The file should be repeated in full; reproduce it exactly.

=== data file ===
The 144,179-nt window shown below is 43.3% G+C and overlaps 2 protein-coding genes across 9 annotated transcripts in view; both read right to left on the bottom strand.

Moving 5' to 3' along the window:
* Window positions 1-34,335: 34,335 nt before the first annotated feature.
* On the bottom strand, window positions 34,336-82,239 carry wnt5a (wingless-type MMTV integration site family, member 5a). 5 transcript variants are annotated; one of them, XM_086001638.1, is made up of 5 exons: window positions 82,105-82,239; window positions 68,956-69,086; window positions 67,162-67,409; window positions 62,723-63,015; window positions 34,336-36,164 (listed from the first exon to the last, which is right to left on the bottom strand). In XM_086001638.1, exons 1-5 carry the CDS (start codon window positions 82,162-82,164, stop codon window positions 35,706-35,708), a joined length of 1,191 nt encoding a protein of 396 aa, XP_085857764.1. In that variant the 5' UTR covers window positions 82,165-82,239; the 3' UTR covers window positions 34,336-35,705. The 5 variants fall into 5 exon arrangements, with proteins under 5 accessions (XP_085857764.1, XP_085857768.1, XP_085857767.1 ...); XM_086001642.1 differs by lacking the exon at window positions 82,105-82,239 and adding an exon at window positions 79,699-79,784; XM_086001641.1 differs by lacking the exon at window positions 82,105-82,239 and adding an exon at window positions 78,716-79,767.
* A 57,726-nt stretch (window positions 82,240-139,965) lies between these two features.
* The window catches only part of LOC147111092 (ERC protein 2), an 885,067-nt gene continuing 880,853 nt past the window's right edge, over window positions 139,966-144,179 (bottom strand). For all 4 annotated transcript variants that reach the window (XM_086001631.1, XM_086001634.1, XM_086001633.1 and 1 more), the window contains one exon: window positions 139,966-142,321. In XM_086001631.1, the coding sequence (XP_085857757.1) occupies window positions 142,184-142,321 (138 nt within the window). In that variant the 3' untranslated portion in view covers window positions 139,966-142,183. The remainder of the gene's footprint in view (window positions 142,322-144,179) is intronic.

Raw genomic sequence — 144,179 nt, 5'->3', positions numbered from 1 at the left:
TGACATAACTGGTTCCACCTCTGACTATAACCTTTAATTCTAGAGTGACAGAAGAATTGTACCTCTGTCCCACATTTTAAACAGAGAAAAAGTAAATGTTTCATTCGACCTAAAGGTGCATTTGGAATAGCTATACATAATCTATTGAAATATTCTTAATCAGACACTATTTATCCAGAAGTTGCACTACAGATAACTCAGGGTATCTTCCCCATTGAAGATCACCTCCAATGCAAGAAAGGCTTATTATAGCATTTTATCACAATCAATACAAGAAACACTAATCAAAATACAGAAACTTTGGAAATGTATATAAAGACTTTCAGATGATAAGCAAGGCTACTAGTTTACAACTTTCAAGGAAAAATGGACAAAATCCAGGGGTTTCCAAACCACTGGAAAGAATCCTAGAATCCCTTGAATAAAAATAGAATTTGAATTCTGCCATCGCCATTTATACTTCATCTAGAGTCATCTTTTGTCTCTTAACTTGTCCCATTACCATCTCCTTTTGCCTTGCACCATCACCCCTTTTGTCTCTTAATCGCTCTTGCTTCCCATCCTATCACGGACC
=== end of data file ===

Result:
The 144,179-nt window shown below is 43.3% G+C and overlaps 2 protein-coding genes across 9 annotated transcripts in view; both read right to left on the bottom strand.

Moving 5' to 3' along the window:
* Window positions 1-34,335: 34,335 nt before the first annotated feature.
* On the bottom strand, window positions 34,336-82,239 carry wnt5a (wingless-type MMTV integration site family, member 5a). 5 transcript variants are annotated; one of them, XM_086001638.1, is made up of 5 exons: window positions 82,105-82,239; window positions 68,956-69,086; window positions 67,162-67,409; window positions 62,723-63,015; window positions 34,336-36,164 (listed from the first exon to the last, which is right to left on the bottom strand). In XM_086001638.1, exons 1-5 carry the CDS (start codon window positions 82,162-82,164, stop codon window positions 35,706-35,708), a joined length of 1,191 nt encoding a protein of 396 aa, XP_085857764.1. In that variant the 5' UTR covers window positions 82,165-82,239; the 3' UTR covers window positions 34,336-35,705. The 5 variants fall into 5 exon arrangements, with proteins under 5 accessions (XP_085857764.1, XP_085857768.1, XP_085857767.1 ...); XM_086001642.1 differs by lacking the exon at window positions 82,105-82,239 and adding an exon at window positions 79,699-79,784; XM_086001641.1 differs by lacking the exon at window positions 82,105-82,239 and adding an exon at window positions 78,716-79,767.
* A 57,726-nt stretch (window positions 82,240-139,965) lies between these two features.
* The window catches only part of LOC147111092 (ERC protein 2), an 885,067-nt gene continuing 880,853 nt past the window's right edge, over window positions 139,966-144,179 (bottom strand). For all 4 annotated transcript variants that reach the window (XM_086001631.1, XM_086001634.1, XM_086001633.1 and 1 more), the window contains one exon: window positions 139,966-142,321. In XM_086001631.1, the coding sequence (XP_085857757.1) occupies window positions 142,184-142,321 (138 nt within the window). In that variant the 3' untranslated portion in view covers window positions 139,966-142,183. The remainder of the gene's footprint in view (window positions 142,322-144,179) is intronic.

Raw genomic sequence — 144,179 nt, 5'->3', positions numbered from 1 at the left:
TGACATAACTGGTTCCACCTCTGACTATAACCTTTAATTCTAGAGTGACAGAAGAATTGTACCTCTGTCCCACATTTTAAACAGAGAAAAAGTAAATGTTTCATTCGACCTAAAGGTGCATTTGGAATAGCTATACATAATCTATTGAAATATTCTTAATCAGACACTATTTATCCAGAAGTTGCACTACAGATAACTCAGGGTATCTTCCCCATTGAAGATCACCTCCAATGCAAGAAAGGCTTATTATAGCATTTTATCACAATCAATACAAGAAACACTAATCAAAATACAGAAACTTTGGAAATGTATATAAAGACTTTCAGATGATAAGCAAGGCTACTAGTTTACAACTTTCAAGGAAAAATGGACAAAATCCAGGGGTTTCCAAACCACTGGAAAGAATCCTAGAATCCCTTGAATAAAAATAGAATTTGAATTCTGCCATCGCCATTTATACTTCATCTAGAGTCATCTTTTGTCTCTTAACTTGTCCCATTACCATCTCCTTTTGCCTTGCACCATCACCCCTTTTGTCTCTTAATCGCTCTTGCTTCCCATCCTATCACGGACC